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Masters of the Universe!
1 Shape City
Start the conversation by introducing the concept of designing a city. Use some prompting questions such as:
- What things to city planners need to keep in mind when they design a city?
- What kinds of lines need to be drawn
Introduce the idea that students will be creating a digital city using the geometric concepts of the unit. Set the criteria consistent with the grade outcomes (ie; your city must have 3 parallel lines, 2 perpendicular lines, contain 2 rhombuses, etc...)
*students can use technology like popplet to record their ideas of what a city should contain, later they will be able to reorganize their thoughts to structure their city
Masters of the Universe!
You will demonstrate your understanding of the geometric concepts and create a digital city!
Present the outcomes clearly to the students - posting them as I can statements - ie: I can identify a perpendicular line. *as much of this is vocabulary instruction many students will know the concepts or will use their curiosity to discover the answers using the guided math in the next step
Using Google forms create a pre-test students can test their knowledge.
Based on the information collected, you can structure a guided math scenario where you can provide some direct instruction of misconceptions or introduce concepts not known by many.
Test your knowledge!
I know you already know a lot about shapes, lines and geometric concepts. Lets test your knowledge!
3 Guided Math Ideas
Guided Math - have students rotate through stations to discover some of the math concepts they are missing (previously discovered in the pretest)
Station ideas: Using the app The Land of Venn, Crafty Cut, your school resources and a station where you can clear up/teach any concepts not understood. Have students rotate through.
Give students a Google Doc with all the outcomes of the grade written as I can statements - you can use this as a self assessment , then as they learn the concepts they can check off their understandings on the doc.
Look at the Google Doc - self assess what you think you already know
|I Can||I Got It||I'm Not Sure||I Need to Learn|
|identify perpendicular lines|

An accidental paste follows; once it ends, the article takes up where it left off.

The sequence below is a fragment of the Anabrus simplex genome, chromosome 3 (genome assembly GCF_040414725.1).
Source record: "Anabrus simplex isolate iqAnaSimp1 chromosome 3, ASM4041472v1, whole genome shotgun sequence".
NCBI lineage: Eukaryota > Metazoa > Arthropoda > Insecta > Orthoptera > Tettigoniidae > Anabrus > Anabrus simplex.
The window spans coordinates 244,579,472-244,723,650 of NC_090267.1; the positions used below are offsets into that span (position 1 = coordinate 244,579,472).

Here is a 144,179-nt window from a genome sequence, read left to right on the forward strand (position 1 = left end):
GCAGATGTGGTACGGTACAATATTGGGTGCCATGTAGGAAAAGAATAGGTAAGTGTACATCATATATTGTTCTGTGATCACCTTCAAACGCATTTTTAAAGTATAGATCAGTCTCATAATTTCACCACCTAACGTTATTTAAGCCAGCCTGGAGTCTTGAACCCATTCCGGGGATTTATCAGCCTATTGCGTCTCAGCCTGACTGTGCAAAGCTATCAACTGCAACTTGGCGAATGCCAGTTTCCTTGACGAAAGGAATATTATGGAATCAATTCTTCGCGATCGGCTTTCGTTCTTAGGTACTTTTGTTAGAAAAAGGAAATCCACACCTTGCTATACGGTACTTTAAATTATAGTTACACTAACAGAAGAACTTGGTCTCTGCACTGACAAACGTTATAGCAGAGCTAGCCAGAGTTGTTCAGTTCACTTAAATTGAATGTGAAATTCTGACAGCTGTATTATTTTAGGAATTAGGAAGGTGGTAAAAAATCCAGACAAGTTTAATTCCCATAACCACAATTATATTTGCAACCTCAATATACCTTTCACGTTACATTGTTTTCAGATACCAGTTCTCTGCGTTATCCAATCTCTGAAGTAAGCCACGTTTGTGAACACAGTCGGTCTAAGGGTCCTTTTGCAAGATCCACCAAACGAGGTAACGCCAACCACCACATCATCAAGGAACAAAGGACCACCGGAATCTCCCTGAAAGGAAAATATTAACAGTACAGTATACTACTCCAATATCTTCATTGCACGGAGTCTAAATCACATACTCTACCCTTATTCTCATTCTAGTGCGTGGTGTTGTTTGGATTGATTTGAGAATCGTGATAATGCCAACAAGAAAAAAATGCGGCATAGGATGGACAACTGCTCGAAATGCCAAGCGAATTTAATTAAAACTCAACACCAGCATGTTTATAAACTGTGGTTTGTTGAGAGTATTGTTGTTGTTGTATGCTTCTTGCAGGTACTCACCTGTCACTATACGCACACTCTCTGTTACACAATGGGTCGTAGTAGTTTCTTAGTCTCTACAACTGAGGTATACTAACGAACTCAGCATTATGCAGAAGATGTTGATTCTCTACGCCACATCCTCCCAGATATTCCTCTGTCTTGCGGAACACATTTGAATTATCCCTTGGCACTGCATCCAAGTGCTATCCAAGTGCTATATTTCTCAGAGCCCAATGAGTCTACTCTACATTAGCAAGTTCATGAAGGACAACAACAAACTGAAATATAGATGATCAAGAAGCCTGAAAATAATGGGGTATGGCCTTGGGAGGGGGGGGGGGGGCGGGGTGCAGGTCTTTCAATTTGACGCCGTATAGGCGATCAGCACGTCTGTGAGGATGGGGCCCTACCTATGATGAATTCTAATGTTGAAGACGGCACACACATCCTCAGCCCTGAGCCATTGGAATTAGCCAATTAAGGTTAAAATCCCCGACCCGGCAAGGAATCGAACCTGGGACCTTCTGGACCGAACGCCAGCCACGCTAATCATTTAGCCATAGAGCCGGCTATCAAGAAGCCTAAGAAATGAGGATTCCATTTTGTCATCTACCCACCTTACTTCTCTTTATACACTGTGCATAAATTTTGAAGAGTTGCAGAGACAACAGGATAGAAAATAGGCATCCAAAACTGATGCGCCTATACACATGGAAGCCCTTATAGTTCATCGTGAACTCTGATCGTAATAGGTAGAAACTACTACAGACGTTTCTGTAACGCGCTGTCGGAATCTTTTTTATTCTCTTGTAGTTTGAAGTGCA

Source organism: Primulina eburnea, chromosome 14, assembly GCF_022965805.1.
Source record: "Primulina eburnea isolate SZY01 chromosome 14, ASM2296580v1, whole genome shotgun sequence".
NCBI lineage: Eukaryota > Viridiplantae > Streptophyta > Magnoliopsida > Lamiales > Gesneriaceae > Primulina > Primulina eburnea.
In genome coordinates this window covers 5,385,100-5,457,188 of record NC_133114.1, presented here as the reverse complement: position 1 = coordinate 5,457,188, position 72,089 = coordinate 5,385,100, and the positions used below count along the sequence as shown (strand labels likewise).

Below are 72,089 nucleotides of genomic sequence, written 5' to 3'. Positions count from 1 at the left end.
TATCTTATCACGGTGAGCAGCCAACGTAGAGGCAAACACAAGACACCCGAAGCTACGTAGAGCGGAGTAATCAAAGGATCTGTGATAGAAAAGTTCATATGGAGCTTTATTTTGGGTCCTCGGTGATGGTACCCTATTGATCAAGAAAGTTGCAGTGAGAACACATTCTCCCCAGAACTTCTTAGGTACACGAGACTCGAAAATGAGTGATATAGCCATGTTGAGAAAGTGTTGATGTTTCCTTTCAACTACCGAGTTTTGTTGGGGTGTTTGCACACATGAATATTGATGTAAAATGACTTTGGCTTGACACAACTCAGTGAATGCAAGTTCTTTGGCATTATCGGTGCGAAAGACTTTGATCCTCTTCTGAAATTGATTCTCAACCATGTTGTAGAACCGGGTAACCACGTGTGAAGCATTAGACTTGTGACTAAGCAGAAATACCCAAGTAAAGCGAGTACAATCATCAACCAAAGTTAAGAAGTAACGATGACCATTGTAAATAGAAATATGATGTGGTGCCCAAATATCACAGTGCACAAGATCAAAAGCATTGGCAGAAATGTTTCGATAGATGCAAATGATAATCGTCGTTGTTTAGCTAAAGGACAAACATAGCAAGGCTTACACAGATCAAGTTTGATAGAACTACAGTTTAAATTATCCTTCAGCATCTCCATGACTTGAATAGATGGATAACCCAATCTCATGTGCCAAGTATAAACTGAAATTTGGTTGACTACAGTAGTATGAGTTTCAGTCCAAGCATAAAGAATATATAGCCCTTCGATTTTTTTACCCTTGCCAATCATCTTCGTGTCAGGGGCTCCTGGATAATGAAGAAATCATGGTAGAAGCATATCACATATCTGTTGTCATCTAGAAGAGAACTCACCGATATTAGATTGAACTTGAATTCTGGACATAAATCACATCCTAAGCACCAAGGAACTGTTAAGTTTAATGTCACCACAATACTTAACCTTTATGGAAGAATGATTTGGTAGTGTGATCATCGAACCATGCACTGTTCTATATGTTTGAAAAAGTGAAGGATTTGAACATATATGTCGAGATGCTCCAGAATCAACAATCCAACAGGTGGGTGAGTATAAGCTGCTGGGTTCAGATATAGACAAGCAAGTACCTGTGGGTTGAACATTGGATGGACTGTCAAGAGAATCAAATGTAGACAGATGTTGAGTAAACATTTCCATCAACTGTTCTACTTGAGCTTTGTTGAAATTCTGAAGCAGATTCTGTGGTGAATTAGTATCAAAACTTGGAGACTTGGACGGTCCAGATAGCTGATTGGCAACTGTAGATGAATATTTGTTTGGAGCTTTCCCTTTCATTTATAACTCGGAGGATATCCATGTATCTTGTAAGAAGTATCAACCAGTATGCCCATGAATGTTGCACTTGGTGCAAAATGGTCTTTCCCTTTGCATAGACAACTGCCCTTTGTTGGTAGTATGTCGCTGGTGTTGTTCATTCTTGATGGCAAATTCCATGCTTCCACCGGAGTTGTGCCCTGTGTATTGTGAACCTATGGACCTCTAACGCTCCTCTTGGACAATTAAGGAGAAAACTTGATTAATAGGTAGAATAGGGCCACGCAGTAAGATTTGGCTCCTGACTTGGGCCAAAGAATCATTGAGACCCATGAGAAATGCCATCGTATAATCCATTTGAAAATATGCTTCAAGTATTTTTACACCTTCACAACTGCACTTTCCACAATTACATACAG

Then, as you learn the concepts, put a date in the box when you think you've mastered the idea.
4 Build a City
Have students work in groups to develop their city. They can use Google Sketch Up to create a 3-D model or Google Drawing canvas to draw a 2-D model or just a piece of poster paper to create their city. Then students will create a presentation (either written, or spoken) describing their city's features including the geometric concepts presented.
Build your city! You may use Google sketch-up, Google draw, another drawing tool of your choice, or poster paper to draw a map of your city. You will be presenting your city to the class.
Have students present their cities. You could choose to record their presentation using ipad camera, or a program like voice thread where students can add mp3's to the screen capture so you can save it all as a movie and view later, or save to share with parents!
*you can also set this up as a challenge and have the "best" city win and do a vote with students
This is your planning team's chance to shine. Present your city to your classmates, remembering to include all of your learned information.
Key Standards Supported
Draw points, lines, line segments, rays, angles (right, acute, obtuse), and perpendicular and parallel lines. Identify these in two-dimensional figures.
Classify two-dimensional figures based on the presence or absence of parallel or perpendicular lines, or the presence or absence of angles of a specified size. Recognize right triangles as a category, and identify right triangles.
Recognize a line of symmetry for a two-dimensional figure as a line across the figure such that the figure can be folded along the line into matching parts. Identify line-symmetric figures and draw lines of symmetry.
Understand that attributes belonging to a category of two- dimensional figures also belong to all subcategories of that category. For example, all rectangles have four right angles and squares are rectangles, so all squares have four right angles.
Classify two-dimensional figures in a hierarchy based on properties.
Modeling With Geometry
Use geometric shapes, their measures, and their properties to describe objects (e.g., modeling a tree trunk or a human torso as a cylinder).
Apply concepts of density based on area and volume in modeling situations (e.g., persons per square mile, BTUs per cubic foot).
Apply geometric methods to solve design problems (e.g., designing an object or structure to satisfy physical constraints or minimize cost; working with typographic grid systems based on ratios).